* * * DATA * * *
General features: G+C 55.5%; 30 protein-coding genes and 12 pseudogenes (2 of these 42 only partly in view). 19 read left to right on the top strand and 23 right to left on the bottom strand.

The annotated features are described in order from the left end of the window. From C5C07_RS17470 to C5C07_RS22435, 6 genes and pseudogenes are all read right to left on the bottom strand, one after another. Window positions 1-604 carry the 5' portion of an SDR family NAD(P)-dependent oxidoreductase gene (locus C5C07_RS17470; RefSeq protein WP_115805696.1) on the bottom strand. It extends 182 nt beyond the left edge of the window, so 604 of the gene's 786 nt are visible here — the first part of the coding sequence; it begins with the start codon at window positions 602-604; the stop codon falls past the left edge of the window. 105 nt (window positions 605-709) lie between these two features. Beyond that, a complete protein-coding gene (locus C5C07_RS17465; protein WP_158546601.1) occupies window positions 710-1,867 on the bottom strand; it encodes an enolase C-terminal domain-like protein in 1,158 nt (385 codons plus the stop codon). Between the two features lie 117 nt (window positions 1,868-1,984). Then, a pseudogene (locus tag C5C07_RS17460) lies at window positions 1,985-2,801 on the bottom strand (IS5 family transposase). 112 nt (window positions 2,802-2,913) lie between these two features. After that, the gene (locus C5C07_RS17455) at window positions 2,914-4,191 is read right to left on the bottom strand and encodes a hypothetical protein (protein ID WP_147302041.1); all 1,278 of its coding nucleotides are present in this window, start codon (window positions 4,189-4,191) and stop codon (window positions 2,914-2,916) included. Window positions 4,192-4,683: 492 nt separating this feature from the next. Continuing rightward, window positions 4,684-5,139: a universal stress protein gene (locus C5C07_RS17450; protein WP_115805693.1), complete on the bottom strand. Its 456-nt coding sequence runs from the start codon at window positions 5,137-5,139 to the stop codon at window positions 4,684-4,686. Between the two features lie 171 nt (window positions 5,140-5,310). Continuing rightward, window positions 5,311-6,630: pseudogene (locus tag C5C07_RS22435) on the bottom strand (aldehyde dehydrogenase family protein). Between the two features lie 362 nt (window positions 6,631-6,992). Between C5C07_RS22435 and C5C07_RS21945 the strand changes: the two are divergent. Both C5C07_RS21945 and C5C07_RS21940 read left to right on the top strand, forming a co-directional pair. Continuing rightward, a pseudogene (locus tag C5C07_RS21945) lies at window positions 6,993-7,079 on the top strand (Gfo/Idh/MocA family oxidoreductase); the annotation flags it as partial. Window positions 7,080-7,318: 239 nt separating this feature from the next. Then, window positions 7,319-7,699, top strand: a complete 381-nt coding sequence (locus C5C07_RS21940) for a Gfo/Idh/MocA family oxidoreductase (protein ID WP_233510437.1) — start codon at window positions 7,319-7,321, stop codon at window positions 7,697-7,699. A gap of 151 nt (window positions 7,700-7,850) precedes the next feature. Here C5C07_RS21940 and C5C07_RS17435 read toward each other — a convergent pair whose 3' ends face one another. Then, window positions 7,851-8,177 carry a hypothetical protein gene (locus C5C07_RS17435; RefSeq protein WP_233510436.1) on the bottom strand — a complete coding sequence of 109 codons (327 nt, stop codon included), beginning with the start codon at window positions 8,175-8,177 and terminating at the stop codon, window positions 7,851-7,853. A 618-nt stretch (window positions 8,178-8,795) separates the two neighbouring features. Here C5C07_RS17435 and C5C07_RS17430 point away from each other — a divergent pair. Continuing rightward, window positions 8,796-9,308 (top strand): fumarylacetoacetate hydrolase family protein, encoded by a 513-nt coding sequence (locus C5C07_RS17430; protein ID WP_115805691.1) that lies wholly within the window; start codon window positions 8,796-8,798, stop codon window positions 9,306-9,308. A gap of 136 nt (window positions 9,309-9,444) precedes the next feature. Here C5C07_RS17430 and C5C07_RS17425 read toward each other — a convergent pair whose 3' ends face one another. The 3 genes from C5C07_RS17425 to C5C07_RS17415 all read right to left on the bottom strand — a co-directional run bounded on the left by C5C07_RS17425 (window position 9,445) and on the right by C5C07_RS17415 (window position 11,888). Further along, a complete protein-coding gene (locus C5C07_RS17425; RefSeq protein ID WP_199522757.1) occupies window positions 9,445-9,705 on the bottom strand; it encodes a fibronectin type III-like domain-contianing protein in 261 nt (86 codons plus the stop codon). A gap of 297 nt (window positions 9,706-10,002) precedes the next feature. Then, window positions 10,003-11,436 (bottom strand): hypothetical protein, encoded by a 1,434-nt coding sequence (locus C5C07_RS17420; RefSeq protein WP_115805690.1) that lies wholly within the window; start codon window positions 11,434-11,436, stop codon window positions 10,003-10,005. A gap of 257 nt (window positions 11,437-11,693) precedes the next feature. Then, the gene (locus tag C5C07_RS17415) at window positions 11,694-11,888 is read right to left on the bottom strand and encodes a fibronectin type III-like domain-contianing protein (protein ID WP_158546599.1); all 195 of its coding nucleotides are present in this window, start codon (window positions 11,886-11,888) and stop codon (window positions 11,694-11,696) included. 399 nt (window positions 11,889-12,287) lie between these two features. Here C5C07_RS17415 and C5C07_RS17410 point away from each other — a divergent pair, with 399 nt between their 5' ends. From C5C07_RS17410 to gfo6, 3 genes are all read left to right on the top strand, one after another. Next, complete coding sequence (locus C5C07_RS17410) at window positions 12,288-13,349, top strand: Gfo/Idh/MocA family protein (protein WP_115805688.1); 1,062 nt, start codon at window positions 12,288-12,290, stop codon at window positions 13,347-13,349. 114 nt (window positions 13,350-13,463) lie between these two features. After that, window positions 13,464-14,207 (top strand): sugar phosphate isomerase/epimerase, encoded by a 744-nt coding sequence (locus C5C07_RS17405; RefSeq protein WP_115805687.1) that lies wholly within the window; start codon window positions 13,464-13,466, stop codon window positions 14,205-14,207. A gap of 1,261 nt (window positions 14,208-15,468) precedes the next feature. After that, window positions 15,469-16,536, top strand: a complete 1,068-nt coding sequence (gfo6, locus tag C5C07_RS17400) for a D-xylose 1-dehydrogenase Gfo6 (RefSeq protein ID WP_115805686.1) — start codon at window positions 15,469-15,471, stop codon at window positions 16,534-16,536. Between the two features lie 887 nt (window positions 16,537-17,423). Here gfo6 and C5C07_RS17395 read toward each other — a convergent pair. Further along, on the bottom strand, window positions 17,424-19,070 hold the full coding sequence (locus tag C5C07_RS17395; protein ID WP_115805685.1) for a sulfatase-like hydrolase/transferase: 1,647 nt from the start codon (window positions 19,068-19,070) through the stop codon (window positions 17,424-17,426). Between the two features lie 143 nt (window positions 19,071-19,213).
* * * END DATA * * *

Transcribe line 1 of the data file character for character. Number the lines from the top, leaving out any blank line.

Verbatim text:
General features: G+C 55.5%; 30 protein-coding genes and 12 pseudogenes (2 of these 42 only partly in view). 19 read left to right on the top strand and 23 right to left on the bottom strand.